Why Enterprise Companies are Gamifying Social Impact in 2024

Workplace giving and volunteering should be both meaningful and fun

Deed Gamification Hotest Trend 2024


A new generation of design-focused platforms are nudging millions of people to form better habits. 


Just think about the language learning platform Duolingo, which studies show has helped “nine out of 10 learners feel more confident speaking after one month.” Then there’s Headspace, a research-driven wellness platform that offers “meditation and mindfulness tools, mental health coaching, therapy, [and] psychiatry.” Independent research suggests that using Headspace for one month gives users three more productive days in that time. Strava, too, helps new and expert athletes reimagine what they are capable of. One long-time user expresses just how great that feels: 


Commuting daily to and from work ought to be boring and repetitive, but Strava has helped turn each ride into a competition with myself to better my own results. I push myself to go harder and faster. I aim to get more PRs to prove that I’m getting better, and to prove to myself that the pain in my legs and lungs is worth it. Seeing the progression over time makes my desire even stronger.


In the world of corporate social impact, enterprise employees have provided an excellent use case for how gamifying workplace giving, and volunteering can boost engagement. Blockchain leader Ripple saw 78 percent employee participation by using social impact technology that helps build a lively community around doing good deeds. Gamification extends the reach of their social impact efforts and nourishes their service culture.  


Here’s what I said in a recent webinar on the subject:


Let’s think about some of the basic reasons why gamification and social impact should go hand in hand. Then, we’ll review pro tips on how to make doing good deeds fun and easy for your employees.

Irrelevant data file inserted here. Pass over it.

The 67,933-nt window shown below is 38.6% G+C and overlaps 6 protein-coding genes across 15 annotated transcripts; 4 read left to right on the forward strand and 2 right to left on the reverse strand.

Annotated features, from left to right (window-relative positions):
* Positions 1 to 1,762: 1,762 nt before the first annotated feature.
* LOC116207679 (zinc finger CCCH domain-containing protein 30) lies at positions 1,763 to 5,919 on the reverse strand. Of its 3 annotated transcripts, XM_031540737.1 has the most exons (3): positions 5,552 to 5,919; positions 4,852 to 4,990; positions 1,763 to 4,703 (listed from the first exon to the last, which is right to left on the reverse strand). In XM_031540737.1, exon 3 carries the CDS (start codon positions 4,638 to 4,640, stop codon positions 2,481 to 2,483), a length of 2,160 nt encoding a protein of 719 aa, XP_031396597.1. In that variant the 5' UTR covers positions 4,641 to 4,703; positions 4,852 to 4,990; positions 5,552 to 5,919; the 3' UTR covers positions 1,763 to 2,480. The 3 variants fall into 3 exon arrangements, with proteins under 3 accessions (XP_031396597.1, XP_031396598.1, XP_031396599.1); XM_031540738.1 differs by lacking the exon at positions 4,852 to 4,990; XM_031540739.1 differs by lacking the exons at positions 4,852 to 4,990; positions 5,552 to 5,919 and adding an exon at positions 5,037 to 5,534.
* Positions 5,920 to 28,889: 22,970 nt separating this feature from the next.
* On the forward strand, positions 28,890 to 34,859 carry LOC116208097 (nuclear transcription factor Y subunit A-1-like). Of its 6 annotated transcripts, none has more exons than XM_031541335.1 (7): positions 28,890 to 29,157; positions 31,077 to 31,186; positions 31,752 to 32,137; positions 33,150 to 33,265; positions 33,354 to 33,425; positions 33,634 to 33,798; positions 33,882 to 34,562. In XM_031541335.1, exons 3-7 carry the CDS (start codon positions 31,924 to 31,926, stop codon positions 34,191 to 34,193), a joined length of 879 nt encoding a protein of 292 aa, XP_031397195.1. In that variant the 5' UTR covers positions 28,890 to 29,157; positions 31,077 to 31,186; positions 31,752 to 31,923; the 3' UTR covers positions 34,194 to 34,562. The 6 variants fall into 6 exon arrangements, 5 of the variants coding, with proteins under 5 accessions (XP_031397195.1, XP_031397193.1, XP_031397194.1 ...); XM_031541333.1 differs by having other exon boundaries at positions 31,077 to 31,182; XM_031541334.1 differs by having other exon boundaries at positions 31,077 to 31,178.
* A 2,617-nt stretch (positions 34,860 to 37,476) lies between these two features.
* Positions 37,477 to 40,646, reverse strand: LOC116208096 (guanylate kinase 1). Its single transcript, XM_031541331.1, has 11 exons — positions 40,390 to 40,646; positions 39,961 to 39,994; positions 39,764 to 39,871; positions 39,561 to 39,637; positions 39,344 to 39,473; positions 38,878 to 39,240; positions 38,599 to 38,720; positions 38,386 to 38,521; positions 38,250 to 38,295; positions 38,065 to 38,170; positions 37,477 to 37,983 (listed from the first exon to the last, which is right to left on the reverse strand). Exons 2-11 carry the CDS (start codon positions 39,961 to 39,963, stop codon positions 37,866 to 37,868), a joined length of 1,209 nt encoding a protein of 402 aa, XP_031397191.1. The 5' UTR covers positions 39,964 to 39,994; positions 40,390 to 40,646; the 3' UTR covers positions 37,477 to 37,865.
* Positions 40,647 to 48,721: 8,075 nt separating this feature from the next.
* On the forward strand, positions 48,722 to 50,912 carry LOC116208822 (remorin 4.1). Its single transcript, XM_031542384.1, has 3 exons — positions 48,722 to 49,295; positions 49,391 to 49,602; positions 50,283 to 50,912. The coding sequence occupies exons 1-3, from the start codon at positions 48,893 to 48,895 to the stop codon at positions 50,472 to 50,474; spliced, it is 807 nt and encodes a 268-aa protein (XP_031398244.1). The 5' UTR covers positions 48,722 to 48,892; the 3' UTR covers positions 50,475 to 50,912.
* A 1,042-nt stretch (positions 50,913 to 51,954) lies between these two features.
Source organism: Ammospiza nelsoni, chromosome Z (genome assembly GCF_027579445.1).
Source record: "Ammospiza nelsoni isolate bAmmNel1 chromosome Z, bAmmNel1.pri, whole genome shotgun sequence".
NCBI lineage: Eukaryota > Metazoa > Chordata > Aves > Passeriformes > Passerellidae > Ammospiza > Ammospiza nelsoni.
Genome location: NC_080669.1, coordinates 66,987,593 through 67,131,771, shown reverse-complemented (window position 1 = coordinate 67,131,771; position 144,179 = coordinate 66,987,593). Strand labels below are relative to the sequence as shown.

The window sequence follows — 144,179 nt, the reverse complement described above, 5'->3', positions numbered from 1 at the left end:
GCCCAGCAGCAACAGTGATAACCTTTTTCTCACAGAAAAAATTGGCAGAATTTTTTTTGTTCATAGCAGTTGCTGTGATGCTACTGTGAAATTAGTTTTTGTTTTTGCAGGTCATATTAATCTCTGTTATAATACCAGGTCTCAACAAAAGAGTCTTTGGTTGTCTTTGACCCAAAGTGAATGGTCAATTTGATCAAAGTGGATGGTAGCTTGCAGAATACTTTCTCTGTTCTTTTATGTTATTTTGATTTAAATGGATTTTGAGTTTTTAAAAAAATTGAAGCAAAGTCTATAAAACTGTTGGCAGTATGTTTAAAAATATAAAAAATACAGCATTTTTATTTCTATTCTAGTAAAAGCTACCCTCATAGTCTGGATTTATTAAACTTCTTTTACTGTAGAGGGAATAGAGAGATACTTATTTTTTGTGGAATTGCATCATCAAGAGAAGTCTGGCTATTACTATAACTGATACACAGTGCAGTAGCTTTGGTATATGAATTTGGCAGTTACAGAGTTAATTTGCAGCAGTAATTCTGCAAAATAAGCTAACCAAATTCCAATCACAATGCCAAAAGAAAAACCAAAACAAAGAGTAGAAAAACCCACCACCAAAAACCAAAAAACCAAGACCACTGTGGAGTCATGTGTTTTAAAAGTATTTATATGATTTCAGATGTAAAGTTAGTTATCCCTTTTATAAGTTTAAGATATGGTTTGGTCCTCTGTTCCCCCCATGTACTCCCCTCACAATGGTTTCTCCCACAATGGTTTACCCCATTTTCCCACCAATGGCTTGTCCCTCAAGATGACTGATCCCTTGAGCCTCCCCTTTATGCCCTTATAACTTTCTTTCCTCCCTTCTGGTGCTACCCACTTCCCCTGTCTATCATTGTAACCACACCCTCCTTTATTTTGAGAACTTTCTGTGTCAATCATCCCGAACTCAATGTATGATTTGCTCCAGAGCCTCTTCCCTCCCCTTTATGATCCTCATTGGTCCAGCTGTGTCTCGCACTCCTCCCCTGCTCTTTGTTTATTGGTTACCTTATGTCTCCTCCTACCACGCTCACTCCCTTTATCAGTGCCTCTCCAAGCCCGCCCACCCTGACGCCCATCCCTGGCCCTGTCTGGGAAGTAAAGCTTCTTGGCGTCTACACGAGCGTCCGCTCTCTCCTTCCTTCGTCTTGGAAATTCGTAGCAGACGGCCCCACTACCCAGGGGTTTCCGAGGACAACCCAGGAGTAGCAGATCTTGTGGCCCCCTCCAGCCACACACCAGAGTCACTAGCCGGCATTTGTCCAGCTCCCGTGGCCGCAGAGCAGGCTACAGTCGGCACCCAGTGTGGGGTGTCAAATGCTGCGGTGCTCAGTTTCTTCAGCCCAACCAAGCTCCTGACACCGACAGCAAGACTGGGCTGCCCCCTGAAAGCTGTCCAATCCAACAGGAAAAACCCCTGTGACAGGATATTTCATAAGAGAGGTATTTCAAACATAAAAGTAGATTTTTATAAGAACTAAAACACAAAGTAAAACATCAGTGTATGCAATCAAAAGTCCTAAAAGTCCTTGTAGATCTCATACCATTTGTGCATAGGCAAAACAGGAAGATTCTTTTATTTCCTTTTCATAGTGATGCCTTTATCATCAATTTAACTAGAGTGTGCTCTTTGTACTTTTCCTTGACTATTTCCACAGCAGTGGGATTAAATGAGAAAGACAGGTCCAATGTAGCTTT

Three reasons why gamification boosts employee engagement in social impact 

1. More enjoyable to participate

Gamified workplace giving and volunteering technologies enhance employee engagement in social impact by making the process more enjoyable. 

According to a study published in the journal Computers in Human Behavior, it’s the little nudges and rewards that people really enjoy. People don’t think about using an app in terms of “participating in gamification”—they’re just having fun and doing something good for themselves. The study shows that the individual elements like badges, leaderboards, and rewards are what bring users back and nudge them to reach their goals 

Whether they know it or not, gamification taps into employees' intrinsic motivation and makes them more likely to participate in workplace giving and volunteering programs actively.

2. Motivation 

Gamification is a powerful motivational tool that drives employee engagement in social impact initiatives. By including game mechanics, such as setting clear goals, earning badges, and receiving recognition, you can foster a sense of achievement and purpose. 

In recent years, Deloitte has noted the increasingly common trend that gamification positively influences motivation by aligning individual and organizational goals, thus increasing employees' commitment to workplace giving and volunteering activities.

3. Community